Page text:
By John Robinson, Software Consultant, Software Sustainability Institute.
Forest Growth SRC predicts the yield of woody biomass that could grow on an area of land, with an eye to producing biofuels. After successfully harnessing supercomputing to increase throughput by 18 times, the team behind Forest Growth SRC have secured stimulus funding which will allow them to seek a full research grant to develop the software further and ensure its continued use in the future.
Forest Growth SRC was developed jointly by the Centre for Biological Sciences at the University of Southampton and Forest Research, the research arm of the UK Forestry Commission. The project's co-ordinator, Prof Gail Taylor, approached the Software Sustainability Institute as part of Open Call looking for help to improve the software.
Results in a fraction of the time
The Forest Growth SRC model simulates the physiological, biophysical and physical processes that affect the growth of short-rotation coppice willow and poplar. One execution of the model calculates the predicted yield based on a combination of more than thirty input variables, such as soil composition, climatic factors and the growth characteristics of the trees themselves. However, Prof Taylor's team were encountering research-limiting issues with scalability. Although each execution of the model takes only a few seconds, modelling an area the size of the UK (at 1km2 resolution) takes almost 200,000 iterations - which would tie up a high spec PC for almost two days. Varying the inputs, or increasing the geographical range, led to further problems, so something had to be done to make calculation times reasonable.
With expertise from the Institute's Open Call, Forest Growth SRC harnessed the power of the University of Southampton's Supercomputing Facility (IRIDIS4), which is the most powerful academic supercomputer in England. The Institute provided expertise to port Windows-targeted Fortran and C++ source code to run on Linux, and developed a supporting framework to allow the orchestration of large-scale runs of parallel model executions via IRIDIS4's PBS/Torque resource manager. The result was an average 18-fold increase in job throughput, reducing the total execution time for a whole UK modelling run to just 2.5 hours. This has opened completely new vistas of opportunity for Forest Growth SRC, such as modelling at a continental level, at higher resolutions and for a wider range of climate scenarios.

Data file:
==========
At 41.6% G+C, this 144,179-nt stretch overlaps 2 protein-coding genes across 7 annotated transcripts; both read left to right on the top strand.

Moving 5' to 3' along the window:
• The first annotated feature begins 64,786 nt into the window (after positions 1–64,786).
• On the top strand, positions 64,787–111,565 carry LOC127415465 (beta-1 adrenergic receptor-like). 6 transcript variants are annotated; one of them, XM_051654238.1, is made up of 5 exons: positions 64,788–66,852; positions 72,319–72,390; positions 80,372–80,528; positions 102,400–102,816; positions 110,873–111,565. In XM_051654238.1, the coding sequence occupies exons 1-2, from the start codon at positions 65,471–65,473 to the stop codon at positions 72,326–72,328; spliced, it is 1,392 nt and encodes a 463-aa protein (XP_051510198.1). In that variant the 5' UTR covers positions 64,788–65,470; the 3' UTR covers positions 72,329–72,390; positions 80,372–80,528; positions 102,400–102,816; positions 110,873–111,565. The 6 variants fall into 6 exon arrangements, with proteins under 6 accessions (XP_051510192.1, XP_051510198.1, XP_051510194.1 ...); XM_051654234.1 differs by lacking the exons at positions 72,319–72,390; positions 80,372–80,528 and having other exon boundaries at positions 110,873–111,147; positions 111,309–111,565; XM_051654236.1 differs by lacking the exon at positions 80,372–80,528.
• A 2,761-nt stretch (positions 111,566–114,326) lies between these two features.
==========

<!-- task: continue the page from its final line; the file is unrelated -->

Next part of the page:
Porting the legacy source code from Windows PCs to run on a Linux cluster revealed the existence of several, potentially conflicting, versions of the Forest Growth SRC source code. This was quickly resolved but brought the issue of reproducibility of results to the fore. As with all scientific software, the algorithms underlying the Forest Growth SRC model and their implementations evolve which can cause conflicts.
The first step towards better reproducibility was to bring the disparate Fortran, C++ and Java codebases under version control in a Subversion repository, hosted by the University of Southampton. Source revision control allows all changes to be tracked and attributed, and ensures that the precise version of the code used in a publication is known and accessible. New, user friendly, build and deployment processes were put in place allowing the scientists to concentrate on their science rather than wrangling code.
The future of Forest Growth SRC
Building on the progress made with the Institute, Prof Taylor has successfully attracted seed funding from the University of Southampton's Research Collaboration Stimulus Fund. The aim of the fund is to pump prime interdisciplinary science and enterprise research projects that will lead to the development of a full research grant with the involvement of an industrial partner. This will support work to improve the usability of Forest Growth SRC, lowering the barrier to entry and opening it to a wider audience of researchers and industrial partners.